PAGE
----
Monday, December 2, 2013

New Hayley Williams Interview with @ARTISTdirect

Paramore's self-titled new album serves as a statement for the band. It's their identity right now, and it's as irresistible as it is invigorating and intelligent. They've managed to elevate their signature sound to another level altogether without losing sight of their identity. It's sharply catchy at times and lithely clever at others. It's one of the best albums of 2013. It's simply Paramore.

In this exclusive interview with editor in chief Rick Florino, Paramore frontwoman Hayley Williams discusses the new record inside and out, talks inspiration from Failure, waxes on movies, and so much more.

What threads the new album together? Did you approach it with a distinct vision?

First of all, I think it's the most complete thought we've ever released as a work of art or full album. In the beginning of the process, honestly, we were trying to write anything we could. Coming out of a tough time with our band, it was like, "Where do we go next?" We went forward with anything we fell in love with or felt fully connected to. We tried everything. We didn't have the time or the luxury of being close-minded as a band anymore. We worked that way for a long time, even though it didn't quite feel like we were working that way. We realized we needed to open our minds up and try new things. The thread to me was the fact it was just the three of us. That was the only thing. We looked at each song as its own album. We spent three or four days on each song alone. We've never really done that. We've always tracked different instruments for separate songs in one day. It was sort of patchwork-style. It wasn't until the end of this album and the process of making it that we were like, "Dude, this sounds good. This sounds like us!" I could literally hear Jeremy in every song. I could hear his personality. I could hear my personality. I could hear Taylor's. To me, that's the thread. That's why we called it Paramore. There's really no other way to sum that up.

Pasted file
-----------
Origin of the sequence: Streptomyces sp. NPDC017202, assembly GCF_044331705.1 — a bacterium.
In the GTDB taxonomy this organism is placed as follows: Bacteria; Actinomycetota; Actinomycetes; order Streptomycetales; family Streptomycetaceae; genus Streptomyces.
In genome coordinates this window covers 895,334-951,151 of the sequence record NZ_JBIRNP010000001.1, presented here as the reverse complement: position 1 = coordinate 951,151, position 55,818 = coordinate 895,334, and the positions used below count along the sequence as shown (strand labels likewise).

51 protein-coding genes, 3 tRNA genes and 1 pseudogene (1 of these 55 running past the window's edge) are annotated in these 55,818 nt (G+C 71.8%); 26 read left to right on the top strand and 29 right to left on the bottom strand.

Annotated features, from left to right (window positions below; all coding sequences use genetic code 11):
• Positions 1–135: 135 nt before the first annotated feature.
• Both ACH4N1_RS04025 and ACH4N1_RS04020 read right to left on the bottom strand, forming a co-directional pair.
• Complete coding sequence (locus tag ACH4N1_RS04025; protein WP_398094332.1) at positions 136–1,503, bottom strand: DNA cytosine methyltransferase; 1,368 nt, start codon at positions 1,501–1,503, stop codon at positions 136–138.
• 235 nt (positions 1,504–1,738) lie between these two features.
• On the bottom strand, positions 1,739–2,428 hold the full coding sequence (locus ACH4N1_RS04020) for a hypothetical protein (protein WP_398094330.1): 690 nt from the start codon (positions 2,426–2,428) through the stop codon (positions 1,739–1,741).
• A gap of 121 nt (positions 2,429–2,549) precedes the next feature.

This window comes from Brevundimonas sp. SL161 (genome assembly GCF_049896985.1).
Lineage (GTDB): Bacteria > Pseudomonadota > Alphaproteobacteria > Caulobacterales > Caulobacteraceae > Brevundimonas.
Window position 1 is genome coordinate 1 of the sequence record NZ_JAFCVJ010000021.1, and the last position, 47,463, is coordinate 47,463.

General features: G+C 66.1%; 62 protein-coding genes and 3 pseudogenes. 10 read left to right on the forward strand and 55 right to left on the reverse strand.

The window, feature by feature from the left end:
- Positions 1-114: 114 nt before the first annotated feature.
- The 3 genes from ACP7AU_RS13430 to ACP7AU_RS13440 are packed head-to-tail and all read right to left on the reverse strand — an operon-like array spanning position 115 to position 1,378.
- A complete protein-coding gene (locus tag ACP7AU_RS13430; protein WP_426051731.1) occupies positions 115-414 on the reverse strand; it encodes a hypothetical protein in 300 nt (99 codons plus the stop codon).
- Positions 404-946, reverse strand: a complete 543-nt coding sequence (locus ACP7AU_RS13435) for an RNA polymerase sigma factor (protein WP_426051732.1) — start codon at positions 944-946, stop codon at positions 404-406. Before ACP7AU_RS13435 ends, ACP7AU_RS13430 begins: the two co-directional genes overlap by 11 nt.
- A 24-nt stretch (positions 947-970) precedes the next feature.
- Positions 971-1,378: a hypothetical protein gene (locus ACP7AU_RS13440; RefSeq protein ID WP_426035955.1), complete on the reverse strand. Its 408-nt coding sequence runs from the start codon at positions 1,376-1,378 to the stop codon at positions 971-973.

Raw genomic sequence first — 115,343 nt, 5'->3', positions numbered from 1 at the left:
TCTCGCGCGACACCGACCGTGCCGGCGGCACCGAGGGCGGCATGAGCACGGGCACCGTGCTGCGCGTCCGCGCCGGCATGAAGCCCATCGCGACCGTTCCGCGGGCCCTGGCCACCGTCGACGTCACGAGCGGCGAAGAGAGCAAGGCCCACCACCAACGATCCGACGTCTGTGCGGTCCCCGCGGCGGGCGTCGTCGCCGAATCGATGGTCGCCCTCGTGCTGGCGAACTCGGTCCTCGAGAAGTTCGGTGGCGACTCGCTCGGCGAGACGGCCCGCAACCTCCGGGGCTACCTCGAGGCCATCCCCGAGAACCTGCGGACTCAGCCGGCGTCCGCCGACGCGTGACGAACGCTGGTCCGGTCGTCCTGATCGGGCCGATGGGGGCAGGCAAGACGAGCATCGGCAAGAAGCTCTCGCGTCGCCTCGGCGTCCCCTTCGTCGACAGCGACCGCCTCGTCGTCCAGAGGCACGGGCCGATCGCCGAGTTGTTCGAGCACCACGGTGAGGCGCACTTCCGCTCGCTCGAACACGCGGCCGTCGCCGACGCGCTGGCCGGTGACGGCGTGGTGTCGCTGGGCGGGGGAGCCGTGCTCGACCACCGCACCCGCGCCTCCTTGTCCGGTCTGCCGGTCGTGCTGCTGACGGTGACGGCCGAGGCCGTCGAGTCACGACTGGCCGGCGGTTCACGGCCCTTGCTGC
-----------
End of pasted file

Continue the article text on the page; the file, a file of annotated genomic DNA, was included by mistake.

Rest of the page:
What encouraged you to try new things? Was there anything else you were inspired by?

The first thing I think of is sometimes when you hit rock bottom or you're in a place of your life where you realize you don't have all the answers for once, it humbles you. It stops you from pretending you know everything or trying to predict the outcome of something. Losing two members and essentially losing those friendships forced us out of our comfort zone. We realized we can't use the same patterns and the same formulas. It was like, "We can't live as Paramore the same way we had been all these years". It was not something we would've chosen to go through. It was something that now looking back, I don't think we would've survived had we not gone through it. You know what I mean?

Absolutely! As a result of facing that challenge or "rock bottom" as you said, you come out on the other side with the best music you've written.

Well, thanks! We definitely opened our minds to all of our inspirations and everything that has been there all along. We weren't afraid to own them. To me, you hear more of what we've grown up listening to on this record than you do on our first album, which I think is pretty crazy. I hear more Failure, new wave-y stuff, and Jimmy Eat World than I do even when we were writing straight-up pop punk or rock songs.